Now, if you’ve been frequenting this site over the course of its seven-year history, you’ve likely come across a few posts featuring the internationally renowned Melbourne, Australia-based indie electro pop act Miami Horror. Initially formed as a quartet, comprised of founding member Benjamin Plant (production), along with Joshua Moriarty (vocals, guitar), Aaron Shanahan (guitar, vocals and production) and Daniel Whitchurch (bass, keys, guitar), the Aussie pop act exploded into the international scene with the release of 2010’s Illumination, an effort that was praised for a sound that drew from fellow countrymen Cut Copy, as well as New Order, Prince, Michael Jackson, E.L.O. and others. The members of the quartet then spent the next three years shuttling back and forth between their hometown, Los Angeles and Paris writing and recording the material that would comprise 2013’s critically praised sophomore effort All Possible Futures, a breezy and summery, dance floor-friendly effort that was deeply inspired by the time the band spent writing and recording in Southern California — and while continuing to draw from 80s synth pop, the material hinted at 60s surf pop.
After touring to support All Possible Futures, the band had been on an informal hiatus as the band’s Benjamin Plant spent time as a go-to songwriter, co-writing tracks for fellow Aussie pop acts Client Liaison and Roland Tings. Somehow, the exceptionally busy Plant found time to write new material — material that would eventually comprise their conceptual EP The Shapes, which was released earlier this year. Before the recording sessions for The Shapes, the band went through a lineup change as they went from a quartet to a trio; but perhaps more important, The Shapes found the newly constituted trio expanding upon their sound with the EP’s material drawing from Talking Heads, Caribbean funk and African percussion while retaining elements of the sound that won them international attention; in fact, the EP’s dance floor friendly first single “Lelia” nodded at Tom Tom Club, Remain in Light-era Talking Heads, but with a soaring and rousing hook, shimmering synths and a ridiculously funky bass line, which Moriarty’s plaintive vocals float over.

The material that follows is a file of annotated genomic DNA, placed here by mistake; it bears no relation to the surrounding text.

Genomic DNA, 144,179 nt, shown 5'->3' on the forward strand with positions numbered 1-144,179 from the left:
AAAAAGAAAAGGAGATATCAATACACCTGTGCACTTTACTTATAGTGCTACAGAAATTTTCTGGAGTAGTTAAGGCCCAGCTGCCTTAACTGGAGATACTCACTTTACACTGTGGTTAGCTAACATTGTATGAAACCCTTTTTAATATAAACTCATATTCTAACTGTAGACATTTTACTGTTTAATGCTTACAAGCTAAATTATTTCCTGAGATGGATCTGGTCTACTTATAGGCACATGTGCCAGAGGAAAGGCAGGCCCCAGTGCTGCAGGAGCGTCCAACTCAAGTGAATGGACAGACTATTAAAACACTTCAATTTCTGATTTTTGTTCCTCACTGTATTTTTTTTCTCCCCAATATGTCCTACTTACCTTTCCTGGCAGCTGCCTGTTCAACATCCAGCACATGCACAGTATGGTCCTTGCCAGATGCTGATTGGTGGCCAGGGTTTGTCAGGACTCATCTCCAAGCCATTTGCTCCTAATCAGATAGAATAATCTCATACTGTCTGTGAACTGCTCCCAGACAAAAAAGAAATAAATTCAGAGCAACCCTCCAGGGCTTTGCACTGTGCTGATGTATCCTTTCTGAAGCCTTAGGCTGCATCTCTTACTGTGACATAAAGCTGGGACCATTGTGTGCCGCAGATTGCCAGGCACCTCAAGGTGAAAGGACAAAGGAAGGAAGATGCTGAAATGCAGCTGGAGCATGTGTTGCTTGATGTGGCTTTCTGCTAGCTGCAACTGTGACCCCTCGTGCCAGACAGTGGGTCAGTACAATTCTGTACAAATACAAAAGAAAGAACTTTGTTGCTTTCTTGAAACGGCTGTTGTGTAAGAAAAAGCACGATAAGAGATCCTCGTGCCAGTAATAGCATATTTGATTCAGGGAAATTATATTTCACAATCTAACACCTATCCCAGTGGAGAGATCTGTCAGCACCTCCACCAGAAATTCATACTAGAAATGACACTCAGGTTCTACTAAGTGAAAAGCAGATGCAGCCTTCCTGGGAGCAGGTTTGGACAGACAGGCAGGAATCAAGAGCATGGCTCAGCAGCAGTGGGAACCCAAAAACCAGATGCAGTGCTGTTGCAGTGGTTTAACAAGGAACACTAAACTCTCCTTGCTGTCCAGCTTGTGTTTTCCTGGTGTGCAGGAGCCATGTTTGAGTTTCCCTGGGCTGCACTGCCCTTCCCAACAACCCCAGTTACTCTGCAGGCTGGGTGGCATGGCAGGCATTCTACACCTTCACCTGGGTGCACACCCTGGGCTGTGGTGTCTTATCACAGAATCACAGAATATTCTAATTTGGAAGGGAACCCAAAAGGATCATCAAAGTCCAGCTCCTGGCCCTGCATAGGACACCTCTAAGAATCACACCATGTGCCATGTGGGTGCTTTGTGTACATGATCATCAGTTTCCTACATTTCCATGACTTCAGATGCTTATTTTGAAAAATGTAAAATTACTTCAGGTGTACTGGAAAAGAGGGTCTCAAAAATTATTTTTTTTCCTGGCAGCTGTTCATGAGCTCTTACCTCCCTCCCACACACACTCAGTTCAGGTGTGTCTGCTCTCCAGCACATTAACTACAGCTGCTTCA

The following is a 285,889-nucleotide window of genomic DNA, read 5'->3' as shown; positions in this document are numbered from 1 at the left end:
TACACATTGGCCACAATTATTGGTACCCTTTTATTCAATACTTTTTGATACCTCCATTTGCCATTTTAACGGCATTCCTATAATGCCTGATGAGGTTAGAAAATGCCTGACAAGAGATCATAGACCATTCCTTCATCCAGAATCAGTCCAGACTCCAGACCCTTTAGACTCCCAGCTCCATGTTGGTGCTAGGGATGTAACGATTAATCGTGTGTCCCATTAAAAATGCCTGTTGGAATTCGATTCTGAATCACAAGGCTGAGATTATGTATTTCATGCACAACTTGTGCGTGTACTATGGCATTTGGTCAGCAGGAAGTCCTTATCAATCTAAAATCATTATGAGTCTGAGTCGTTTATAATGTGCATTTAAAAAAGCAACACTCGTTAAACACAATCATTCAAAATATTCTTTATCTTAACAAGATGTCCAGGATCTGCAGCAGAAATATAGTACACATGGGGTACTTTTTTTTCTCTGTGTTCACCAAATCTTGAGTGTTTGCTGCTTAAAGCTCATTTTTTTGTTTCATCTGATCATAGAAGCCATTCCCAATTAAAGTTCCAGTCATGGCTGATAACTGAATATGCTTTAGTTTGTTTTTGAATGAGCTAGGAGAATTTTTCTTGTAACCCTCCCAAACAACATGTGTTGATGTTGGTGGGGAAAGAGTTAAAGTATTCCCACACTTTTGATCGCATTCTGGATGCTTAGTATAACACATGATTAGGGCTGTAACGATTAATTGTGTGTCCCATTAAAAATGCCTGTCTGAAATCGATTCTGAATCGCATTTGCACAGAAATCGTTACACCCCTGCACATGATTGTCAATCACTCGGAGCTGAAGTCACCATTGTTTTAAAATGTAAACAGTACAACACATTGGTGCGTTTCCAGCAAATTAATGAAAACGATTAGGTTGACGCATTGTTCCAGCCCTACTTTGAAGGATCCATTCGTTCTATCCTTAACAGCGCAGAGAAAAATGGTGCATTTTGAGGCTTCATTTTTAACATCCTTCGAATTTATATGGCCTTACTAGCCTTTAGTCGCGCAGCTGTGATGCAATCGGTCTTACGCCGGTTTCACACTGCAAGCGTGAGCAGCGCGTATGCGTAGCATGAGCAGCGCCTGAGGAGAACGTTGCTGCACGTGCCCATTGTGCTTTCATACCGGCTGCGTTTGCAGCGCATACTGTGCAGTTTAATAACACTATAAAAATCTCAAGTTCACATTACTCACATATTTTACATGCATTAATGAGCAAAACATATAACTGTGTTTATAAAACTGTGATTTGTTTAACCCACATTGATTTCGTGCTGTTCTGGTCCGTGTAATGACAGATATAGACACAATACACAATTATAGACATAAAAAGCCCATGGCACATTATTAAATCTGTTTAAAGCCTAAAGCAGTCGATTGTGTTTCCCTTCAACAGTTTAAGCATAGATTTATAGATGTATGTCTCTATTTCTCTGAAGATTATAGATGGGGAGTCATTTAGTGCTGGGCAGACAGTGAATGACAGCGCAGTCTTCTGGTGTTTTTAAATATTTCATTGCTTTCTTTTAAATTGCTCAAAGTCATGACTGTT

Although he’s best known as the voice behind Miami Horror, the act’s Joshua Moriarty has stepped out from behind the band with the release of his solo debut album War Is Over. And interestingly enough, War Is Over‘s first single “R.T.F.L.” was a decided departure from his primary gig’s sound as the single leaned heavily towards contemporary electro pop and electro soul. The album’s second and latest single “All I Want Is You” manages to lean much more towards his work with Miami Horror, with the slickly produced song drawing from Giorgio Moroder-era disco and Tame Impala-like psych pop, complete with rousingly anthemic hooks and a sinuous dance floor — but the main difference to me is that Moriarty’s solo work possesses a plaintive and carnal sensuality.